Laura Innes


Laura Innes Trivia


  • Trivia

    • Laura has been nominated for five Screen Actors Guild (SAG) Awards: from 1997-2001 she was nominated for Outstanding Performance by an Ensemble in a Drama Series for her work on ER. She won the award in 1997, 1998 and 1999.

    • Due to using a cane for 10 years in her portrayal of Kerry Weaver on ER, Laura Innes developed a curve on the bottom of her spine. This comes from the raising of her one hip over the years.

    • While starring in ER, Laura appeared in 2 public service announcements for NBC's The More You Know. Her topics were teen pregnancy and parental involvement.

    • Laura was the longest lasting ER character to date, first appearing in the 1995 2nd season premier and lasting until the middle of the 13th season.

    • When interviewed by the UK's Radio Times in 2002, Laura revealed that her least enjoyable job was working at a vet's and cleaning up after the animals.

    • In a 2002 Radio Times interview, Laura stated that if she could control the world for one day, she would immediately destroy all nuclear weapons.

    • If Laura were not an actress, her chosen job would probably be teaching; in a 2002 Radio Times interview, she stated that the idea of influencing children's minds is inspiring to her.

    • In a press release distributed on October 26, 2006, Laura revealed that 10 years of portraying crutch-dependant Dr. Kerry Weaver on the NBC show ER has actually damaged Laura's own spine. The actress began receiving chiropractic treatments on her back after becoming aware of regular pain there. Laura's real life problems arrived just as her character finally had surgery to dramatically improve her own condition.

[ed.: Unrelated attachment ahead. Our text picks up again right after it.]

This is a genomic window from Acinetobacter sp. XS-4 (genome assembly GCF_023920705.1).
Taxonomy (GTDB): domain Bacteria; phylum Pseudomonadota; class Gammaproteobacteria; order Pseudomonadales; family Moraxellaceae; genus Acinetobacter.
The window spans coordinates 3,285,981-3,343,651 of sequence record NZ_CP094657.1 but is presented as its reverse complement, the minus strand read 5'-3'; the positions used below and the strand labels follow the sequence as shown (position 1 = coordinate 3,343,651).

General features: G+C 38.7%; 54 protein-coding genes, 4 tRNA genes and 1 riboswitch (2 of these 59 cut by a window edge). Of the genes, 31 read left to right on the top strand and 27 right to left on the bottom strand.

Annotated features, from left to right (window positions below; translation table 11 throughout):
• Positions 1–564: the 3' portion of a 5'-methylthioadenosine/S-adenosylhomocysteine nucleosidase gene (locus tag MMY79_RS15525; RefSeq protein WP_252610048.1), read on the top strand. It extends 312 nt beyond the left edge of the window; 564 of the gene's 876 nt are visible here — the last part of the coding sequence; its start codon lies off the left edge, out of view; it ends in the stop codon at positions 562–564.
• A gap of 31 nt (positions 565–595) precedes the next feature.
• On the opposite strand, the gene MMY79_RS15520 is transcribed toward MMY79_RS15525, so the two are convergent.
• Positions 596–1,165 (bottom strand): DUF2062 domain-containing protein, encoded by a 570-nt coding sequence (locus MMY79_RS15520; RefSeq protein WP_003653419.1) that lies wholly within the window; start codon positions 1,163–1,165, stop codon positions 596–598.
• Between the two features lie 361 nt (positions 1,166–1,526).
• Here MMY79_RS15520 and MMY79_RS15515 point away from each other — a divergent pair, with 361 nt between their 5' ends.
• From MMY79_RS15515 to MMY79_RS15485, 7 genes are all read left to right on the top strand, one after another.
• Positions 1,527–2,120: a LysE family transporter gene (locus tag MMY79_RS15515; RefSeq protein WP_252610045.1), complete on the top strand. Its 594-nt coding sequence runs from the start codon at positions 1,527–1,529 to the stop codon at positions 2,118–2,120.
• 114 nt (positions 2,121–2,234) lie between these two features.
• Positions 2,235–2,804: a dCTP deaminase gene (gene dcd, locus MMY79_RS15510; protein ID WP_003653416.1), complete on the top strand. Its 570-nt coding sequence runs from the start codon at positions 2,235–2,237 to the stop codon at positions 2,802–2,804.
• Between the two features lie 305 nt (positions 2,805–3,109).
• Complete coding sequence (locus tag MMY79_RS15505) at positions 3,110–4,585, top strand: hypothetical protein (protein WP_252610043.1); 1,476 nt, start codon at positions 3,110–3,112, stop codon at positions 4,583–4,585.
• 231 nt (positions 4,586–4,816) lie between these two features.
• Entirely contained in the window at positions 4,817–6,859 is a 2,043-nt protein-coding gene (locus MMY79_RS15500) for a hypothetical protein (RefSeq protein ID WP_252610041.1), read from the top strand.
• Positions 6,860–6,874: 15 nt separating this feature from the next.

• Laura was first hired to appear in just six episodes of ER. However, she wowed the writers enough that they had her guest star in 14 episodes and then made her a regular cast member.

    • In 1999, ER co-star Anthony Edwards first suggested to Laura that she try her hand behind the camera. She did, and went on to direct many episodes of the hit show, including the critically acclaimed "Be Still My Heart." Following her succesful directing on the hit medical drama, producer John Wells invited Laura to direct an episode of another one of his shows, The West Wing. The second episode she directed on that series, "Shibboleth," garnered her an Emmy Award nomination in 2001 for Outstanding Directing for a Drama Series.

    • Laura is a casual spokeperson for the National Marrow Donor Program, and is also listed on their bone marrow registry. She became aware of the importance of the registry through information shared by other parents in the international organization Families With Children From China (in 2002 Laura and husband David Brisbin adopted a one-year-old girl from China).

    • According to People magazine, Laura dated an aspiring actor while she was a student at Northwestern. He later moved to Los Angeles, where he was shot and killed in a parking dispute in 1980.

    • During the filming of one of the final scenes of the East Coast version of ER's live episode, "Ambush," Laura forgot the trademark crutch that her character, Dr. Kerry Weaver, walks with. She corrected her mistake when the West Coast version was filmed three hours later. Producers used the West Coast version of the episode in the Season 4 DVD release, thereby minimizing Laura's embarrassment.